Myth 4: Getting the vaccine will guarantee my child does not contract HPV.

Most adults are likely to get HPV at some point in their lives. Some people clear it on their own, but others do not. If your child is vaccinated against HPV and later contracts HPV, it’s s likely to be a strain you can clear on your own.

The HPV vaccine prevents against the nine strains of HPV most likely to lead to cancer. About half of all new infections are in people 15-24-year-olds, the peak age at which one should receive the HPV vaccine.

Myth 5: HPV only affects females, so my son does not need the HPV vaccine.

The HPV vaccine has benefits for males too. It prevents oral, anal and penile cancer, and genital warts. Getting vaccinated will also help prevent them from passing it on to other partners, which can happen even in the absence of visible symptoms of HPV.

Myth 6: This vaccine is new, so it must not be safe enough to give my child.

The HPV vaccine was first administered in 2006. Prior to coming to market, it was studied for many years. Ongoing studies have tracked patients for years after receiving the vaccine, and they have not shown any adverse effects. The HPV vaccine is administered and studied all over the world.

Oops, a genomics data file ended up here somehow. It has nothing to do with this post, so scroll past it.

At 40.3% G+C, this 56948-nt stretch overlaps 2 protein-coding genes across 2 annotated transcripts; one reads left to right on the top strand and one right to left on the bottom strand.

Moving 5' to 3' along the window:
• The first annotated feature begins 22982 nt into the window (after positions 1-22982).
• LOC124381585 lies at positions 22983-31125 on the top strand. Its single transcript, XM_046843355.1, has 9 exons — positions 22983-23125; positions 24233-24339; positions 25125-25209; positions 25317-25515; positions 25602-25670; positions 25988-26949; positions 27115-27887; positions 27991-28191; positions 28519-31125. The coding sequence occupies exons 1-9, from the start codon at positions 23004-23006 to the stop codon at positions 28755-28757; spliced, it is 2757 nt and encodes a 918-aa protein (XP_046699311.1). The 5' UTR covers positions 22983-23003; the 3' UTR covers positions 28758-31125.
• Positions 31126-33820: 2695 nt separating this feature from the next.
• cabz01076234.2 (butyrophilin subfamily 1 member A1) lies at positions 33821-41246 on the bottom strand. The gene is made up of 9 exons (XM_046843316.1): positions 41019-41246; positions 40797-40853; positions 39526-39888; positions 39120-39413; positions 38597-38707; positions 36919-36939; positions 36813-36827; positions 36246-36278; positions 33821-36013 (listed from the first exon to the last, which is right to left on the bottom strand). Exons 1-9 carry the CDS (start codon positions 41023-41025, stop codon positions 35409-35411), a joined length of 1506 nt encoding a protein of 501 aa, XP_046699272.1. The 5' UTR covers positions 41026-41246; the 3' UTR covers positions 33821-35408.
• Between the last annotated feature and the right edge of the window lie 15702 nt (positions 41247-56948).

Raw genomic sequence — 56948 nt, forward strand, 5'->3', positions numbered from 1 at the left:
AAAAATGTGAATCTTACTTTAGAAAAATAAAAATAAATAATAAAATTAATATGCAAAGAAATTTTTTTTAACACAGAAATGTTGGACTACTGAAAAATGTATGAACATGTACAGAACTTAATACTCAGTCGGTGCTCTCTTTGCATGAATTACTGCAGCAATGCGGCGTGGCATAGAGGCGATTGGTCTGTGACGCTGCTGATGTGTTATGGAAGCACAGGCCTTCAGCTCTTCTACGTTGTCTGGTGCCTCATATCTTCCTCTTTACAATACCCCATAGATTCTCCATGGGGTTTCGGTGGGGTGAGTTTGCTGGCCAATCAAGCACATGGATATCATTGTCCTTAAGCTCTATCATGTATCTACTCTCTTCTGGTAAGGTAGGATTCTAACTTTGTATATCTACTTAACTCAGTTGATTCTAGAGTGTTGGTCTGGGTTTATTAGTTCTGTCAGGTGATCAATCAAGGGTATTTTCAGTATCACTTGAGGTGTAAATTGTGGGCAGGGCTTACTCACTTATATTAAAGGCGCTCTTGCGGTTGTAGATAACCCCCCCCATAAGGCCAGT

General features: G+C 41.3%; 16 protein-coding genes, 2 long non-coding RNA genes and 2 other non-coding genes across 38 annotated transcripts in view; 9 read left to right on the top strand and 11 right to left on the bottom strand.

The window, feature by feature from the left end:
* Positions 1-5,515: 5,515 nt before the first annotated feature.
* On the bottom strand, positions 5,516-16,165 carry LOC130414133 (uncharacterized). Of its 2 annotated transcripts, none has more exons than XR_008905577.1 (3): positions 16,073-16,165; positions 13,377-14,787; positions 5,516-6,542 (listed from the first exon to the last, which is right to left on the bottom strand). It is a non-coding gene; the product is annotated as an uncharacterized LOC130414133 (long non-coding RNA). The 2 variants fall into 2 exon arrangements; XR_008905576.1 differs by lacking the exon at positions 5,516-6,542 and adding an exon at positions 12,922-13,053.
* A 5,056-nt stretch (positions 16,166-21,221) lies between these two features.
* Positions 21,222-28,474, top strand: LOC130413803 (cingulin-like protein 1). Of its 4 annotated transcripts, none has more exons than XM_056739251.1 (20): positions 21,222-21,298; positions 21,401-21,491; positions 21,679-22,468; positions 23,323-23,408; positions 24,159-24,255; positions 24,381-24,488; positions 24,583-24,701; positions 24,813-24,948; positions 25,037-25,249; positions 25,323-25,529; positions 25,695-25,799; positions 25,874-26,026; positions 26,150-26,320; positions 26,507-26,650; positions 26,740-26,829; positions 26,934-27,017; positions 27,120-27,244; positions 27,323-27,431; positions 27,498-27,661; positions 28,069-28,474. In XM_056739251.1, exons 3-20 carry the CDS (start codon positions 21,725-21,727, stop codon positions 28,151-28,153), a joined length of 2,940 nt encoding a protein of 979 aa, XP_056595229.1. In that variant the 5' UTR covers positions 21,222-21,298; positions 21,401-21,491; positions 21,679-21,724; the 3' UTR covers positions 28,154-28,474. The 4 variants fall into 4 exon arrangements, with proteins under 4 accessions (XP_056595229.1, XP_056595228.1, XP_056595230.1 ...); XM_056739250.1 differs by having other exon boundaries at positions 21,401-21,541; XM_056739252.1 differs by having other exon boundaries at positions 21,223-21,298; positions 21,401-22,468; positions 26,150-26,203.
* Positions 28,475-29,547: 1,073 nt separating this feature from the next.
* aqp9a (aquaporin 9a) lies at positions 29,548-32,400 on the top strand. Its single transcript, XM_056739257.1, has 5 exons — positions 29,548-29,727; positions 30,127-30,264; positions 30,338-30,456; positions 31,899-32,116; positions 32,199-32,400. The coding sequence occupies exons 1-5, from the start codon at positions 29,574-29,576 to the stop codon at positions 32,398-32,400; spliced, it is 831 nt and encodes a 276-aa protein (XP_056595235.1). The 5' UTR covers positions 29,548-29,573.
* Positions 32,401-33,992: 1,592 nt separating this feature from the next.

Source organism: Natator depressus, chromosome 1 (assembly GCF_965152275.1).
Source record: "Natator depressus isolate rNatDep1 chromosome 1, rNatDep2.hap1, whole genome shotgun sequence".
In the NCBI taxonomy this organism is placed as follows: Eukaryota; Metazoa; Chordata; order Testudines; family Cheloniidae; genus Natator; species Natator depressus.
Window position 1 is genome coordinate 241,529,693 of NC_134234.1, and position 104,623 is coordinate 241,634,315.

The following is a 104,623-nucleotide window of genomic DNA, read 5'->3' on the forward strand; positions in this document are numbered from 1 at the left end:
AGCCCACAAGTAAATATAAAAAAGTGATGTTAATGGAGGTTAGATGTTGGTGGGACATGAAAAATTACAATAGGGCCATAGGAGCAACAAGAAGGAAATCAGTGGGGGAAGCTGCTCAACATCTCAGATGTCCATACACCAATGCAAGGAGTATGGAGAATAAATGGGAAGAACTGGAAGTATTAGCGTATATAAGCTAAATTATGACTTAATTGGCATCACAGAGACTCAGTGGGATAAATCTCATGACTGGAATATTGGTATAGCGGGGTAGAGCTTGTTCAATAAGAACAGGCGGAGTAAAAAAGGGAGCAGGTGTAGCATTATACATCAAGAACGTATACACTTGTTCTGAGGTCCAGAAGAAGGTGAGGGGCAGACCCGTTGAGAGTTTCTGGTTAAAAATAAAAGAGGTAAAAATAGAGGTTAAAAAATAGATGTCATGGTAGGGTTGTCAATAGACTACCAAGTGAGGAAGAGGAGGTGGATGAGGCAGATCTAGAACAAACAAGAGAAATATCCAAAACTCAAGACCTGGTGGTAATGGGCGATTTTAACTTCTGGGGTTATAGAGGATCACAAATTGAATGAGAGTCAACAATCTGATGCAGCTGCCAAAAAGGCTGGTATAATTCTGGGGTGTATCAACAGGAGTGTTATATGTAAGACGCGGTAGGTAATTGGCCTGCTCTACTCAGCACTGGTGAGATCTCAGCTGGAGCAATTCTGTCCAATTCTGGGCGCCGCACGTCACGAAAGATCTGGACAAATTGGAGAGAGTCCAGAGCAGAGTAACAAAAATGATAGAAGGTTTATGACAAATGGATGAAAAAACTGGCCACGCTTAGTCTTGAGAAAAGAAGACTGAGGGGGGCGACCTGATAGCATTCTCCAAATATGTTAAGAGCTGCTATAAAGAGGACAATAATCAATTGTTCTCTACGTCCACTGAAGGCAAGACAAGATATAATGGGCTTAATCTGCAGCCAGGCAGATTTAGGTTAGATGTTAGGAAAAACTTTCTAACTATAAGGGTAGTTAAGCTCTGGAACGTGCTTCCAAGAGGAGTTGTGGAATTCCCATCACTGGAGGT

Each year in the U.S., 13,200 women are diagnosed with cervical cancer. This number has decreased since the introduction of the HPV vaccine.

Myth 7: My child doesn’t need the HPV vaccine. If they contract HPV, we’ll just treat it.

There is no good treatment for HPV. Some strains clear on their own, but others do not. It’s better to get vaccinated and lower your risk of getting HPV in the first place.

Myth 8: Getting the HPV vaccine will affect my child’s fertility later in life.

Receiving the HPV vaccine will not affect fertility. However, having HPV can cause changes in the cervix which can later affect fertility.

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What Vaccines Does My Teen Need?

By Nina Nosavan and Rosie Korman, pediatric residents at CHOC Children’s

Vaccines are not just important for little ones. Your preteens and teens need to be vaccinated too! It’s important for parents to be aware of vaccines updated that will benefit their adolescents.

Meningococcus (MCV)